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A MAP/ of the BRITISH EMPIRE in/ AMERICA/ with the FRENCH and SPANISH/ SETTLEMENTS adjacent thereto.

Origin: Great Britain, England, London
Overall: 101 1/4 × 98 × 2 1/2in. (101 1/4 × 98 × 2 1/2in.)
Black and white line engraving with period hand color on laid paper mounted on linen
Museum Purchase
Acc. No. 1955-408
The cartouche in the lower left corner reads: "A MAP/ of the BRITISH EMPIRE in/ AMERICA/ with the FRENCH and SPANISH/ SETTLEMENTS adjacent thereto./ by Henry Popple./ C. Lempriere inv. & del./ B. Baron sculp."

The lower right cartouche reads: "To the QUEEN's MOST/ EXCELLENT MAJESTY/ This MAP is most humbly/ Inscribed by/ Your MAJESTY's/ most Dutiful, most/ Obedient, and most/ Humble Servant/ Henry Popple."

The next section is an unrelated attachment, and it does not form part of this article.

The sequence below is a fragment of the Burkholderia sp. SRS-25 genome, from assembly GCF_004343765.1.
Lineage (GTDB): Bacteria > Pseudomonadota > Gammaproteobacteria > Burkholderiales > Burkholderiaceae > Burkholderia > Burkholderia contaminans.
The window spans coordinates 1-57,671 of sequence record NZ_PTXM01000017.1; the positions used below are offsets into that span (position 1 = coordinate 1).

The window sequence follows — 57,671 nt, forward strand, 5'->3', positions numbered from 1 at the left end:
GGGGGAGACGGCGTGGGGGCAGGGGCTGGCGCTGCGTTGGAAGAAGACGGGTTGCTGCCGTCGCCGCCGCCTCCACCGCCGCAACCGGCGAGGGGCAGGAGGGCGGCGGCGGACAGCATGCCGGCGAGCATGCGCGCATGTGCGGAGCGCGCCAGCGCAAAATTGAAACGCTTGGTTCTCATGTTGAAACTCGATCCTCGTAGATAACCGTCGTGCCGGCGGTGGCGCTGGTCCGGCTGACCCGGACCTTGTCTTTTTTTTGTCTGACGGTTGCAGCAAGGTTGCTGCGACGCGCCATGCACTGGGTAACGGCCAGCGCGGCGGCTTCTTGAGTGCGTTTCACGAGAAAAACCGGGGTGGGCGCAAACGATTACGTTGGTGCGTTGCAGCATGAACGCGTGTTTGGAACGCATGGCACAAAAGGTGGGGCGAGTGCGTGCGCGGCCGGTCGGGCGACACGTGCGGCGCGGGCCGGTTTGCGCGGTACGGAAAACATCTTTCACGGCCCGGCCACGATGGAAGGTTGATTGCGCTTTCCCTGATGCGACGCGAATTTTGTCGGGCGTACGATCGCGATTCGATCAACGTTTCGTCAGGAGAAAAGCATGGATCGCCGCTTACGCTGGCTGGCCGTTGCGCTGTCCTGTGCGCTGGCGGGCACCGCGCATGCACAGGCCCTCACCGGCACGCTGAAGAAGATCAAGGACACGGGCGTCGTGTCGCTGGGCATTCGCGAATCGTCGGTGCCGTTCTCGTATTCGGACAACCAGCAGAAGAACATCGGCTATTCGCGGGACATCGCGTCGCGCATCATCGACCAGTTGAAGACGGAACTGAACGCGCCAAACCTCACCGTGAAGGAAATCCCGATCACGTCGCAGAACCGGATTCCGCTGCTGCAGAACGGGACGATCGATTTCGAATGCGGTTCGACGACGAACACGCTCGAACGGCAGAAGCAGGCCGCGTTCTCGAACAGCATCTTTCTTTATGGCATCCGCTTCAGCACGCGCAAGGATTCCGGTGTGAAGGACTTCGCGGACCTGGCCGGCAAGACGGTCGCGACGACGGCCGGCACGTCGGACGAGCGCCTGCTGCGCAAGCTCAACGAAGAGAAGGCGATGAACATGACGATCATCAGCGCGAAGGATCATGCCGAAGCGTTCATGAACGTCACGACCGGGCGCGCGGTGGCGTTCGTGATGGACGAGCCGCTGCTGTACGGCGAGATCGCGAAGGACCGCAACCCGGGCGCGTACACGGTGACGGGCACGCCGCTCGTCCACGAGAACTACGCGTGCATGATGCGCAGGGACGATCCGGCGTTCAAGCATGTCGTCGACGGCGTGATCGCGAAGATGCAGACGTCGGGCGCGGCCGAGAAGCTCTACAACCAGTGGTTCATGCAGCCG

Label:The most significant and interesting eighteenth century work in the field of cartography was the mapping of Colonial America. For the English, maps depicting holdings and boundaries were particularly important in light of previous conflicts with the French and Spanish. During the early years of the eighteenth century there was growing concern over French explorations in the Mississippi Valley, which stimulated map production for a variety of reasons. Colonial officials and colonists as well needed accuarate maps illustrating the land, waterways, forts, and settlements. Maps were also essential for domestic political reasons. They delineated and served to legitimize boundaries and helped define British economic interests in the New World. Henry Popple's map of the British Empire in America, his only major cartographic work, was the largest printed map of the continent made during the colonial period. Published in 1733, it was compiled from a variety of French and English sources available to him through family connections with the Lords Commissioners of Trade and Plantations. Although the map was criticized because Popple used numerous French sources that defined boundaries unfavorable to English claims, it was distributed by the Board of Trade to the government of every colony in America. During the eighteenth century this map could have been purchased mounted on rollers and colored, as this fine example is, bound in atlas form, or in twenty loose sheets.